How to Calculate Weighted Average Price Per Share

You can easily calculate the average price you paid for your stocks, but that number might not give you very helpful information to use in your future investing decisions. If you want to improve your assessment of your stock performance, you can use a formula that professional investors use to evaluate stock purchase prices – the weighted average price per share. Understanding your weighted average stock price will help you better determine if your stock was a hit or miss this year.

Set Your Goals

When you invest in stocks, you might have several goals. You might simply want the biggest gross return on your investment. That means you want to earn ​$2,000​ on your stock buy vs. ​$1,700​ for the year.

If you’re looking at making new investments, your goal might instead be to get the biggest percentage return on your investment. For example, if you had to spend ​$1,500​ to end up with your ​$2,000​, you made a 33 percent return on your investment. If you spent ​$1,000​ on your stock that ended up worth ​$1,700​, you made a roughly 70 percent return on your investment.

Look at all Your Costs

In addition to your share purchase price, you should look at your commissions and fees to purchase and sell the stock, any capital gains taxes you’ll pay, the impact of reinvesting dividends and other returns. This forms your cost basis for your stock. You can use this calculation to determine what your profit will be if you sell your shares now.

You should understand that the timing of stock sales affects how much you’ll pay in taxes, since the IRS classifies some capital gains as short-term gains and others as long-term gains, taxing them at different rates.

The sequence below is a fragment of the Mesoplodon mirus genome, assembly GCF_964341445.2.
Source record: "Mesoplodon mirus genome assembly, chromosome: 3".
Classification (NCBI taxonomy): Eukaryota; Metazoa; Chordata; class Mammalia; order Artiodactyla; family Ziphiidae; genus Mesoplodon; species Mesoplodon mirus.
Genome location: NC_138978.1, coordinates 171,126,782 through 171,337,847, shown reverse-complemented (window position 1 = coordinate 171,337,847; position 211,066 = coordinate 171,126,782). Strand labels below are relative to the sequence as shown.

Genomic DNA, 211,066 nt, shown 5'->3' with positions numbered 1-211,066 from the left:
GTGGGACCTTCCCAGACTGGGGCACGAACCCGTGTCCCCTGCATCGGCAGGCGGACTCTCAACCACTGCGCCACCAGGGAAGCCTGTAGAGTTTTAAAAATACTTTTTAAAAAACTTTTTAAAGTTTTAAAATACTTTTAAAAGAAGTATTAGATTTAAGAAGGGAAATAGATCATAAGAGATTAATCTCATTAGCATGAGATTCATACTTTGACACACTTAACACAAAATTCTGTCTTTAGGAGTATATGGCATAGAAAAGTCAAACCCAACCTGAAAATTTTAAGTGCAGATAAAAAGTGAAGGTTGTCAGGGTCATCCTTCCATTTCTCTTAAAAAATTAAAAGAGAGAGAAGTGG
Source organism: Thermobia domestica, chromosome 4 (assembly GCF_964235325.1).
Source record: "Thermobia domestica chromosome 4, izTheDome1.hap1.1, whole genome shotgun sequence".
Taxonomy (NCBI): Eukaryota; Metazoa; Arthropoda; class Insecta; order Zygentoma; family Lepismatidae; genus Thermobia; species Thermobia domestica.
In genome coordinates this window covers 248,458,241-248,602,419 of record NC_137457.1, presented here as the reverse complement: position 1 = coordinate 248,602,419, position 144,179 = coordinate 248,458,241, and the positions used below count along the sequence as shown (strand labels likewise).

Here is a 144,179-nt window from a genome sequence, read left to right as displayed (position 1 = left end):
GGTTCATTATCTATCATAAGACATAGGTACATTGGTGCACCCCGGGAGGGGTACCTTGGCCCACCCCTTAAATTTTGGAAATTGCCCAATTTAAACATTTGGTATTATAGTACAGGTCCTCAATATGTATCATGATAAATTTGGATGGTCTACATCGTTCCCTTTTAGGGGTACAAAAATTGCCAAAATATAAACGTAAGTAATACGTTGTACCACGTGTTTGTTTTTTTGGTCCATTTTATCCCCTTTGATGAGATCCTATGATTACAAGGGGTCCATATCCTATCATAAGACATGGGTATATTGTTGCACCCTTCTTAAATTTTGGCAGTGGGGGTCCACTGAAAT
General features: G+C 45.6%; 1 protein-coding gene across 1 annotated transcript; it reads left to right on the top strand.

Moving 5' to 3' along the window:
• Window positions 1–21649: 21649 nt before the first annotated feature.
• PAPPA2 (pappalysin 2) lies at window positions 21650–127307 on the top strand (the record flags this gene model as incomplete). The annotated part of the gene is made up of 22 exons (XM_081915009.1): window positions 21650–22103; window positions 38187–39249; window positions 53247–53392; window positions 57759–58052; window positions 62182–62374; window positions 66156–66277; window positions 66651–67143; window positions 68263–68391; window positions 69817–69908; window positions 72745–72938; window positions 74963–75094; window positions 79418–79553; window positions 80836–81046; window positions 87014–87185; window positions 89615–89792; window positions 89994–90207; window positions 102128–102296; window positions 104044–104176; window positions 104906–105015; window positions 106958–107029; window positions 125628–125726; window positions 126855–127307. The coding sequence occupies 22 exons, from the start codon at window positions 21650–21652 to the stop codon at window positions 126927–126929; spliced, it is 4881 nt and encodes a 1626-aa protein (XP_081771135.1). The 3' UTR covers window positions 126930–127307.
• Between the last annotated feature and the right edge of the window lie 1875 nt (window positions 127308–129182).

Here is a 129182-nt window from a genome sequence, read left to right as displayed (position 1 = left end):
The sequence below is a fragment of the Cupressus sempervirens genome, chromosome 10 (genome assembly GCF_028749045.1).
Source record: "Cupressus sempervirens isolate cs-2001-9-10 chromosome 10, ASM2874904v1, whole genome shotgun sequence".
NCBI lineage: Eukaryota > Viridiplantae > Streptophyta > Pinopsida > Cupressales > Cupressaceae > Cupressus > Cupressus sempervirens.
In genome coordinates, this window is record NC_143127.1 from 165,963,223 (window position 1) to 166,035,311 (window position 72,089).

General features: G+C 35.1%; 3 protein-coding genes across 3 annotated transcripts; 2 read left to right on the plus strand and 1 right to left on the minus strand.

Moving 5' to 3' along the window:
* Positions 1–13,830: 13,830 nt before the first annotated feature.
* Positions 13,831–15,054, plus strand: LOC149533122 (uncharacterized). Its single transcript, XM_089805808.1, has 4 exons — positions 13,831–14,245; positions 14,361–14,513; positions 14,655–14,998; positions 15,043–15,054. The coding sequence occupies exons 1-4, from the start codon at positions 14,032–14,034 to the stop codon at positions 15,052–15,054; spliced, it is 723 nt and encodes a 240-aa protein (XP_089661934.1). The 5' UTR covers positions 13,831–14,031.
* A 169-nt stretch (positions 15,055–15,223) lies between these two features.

Calculating Your Weighted Average

If you simply calculate the average price of all the stock your purchased, regardless of how many shares you purchased at different prices, you might get an unrealistic picture of your average cost per share. For example, if you bought 2,000 shares at ​$10​ each (​$20,000​), 1,000 shares at ​$15​ (​$15,000​) and 100 shares at ​$30​ each (​$3,000​), do you really want to treat those shares the same?

If so, the average of ​$10​ + ​$15​ + ​$30​ = 55/3 = ​$18.33​ per share, because you’ve given the same weight to the small number of shares you bought at ​$30​ as you did to the larger number of shares you bought at ​$10​.

If you want to know how your investment has performed over the year (such as figuring out your percentage return on investment per share), you’ll want to know the weighted average purchase price compared to its current market price.

To do that, you’ll add ​$20,000​ + ​$15,000​ + ​$3,000​ to get a total spend of ​$38,000​. If you divide ​$38,000​ by 3,100 shares, your weighted average purchase price per share was ​$12.26​ per share. That’s a big difference from the ​$18.33​ average per share.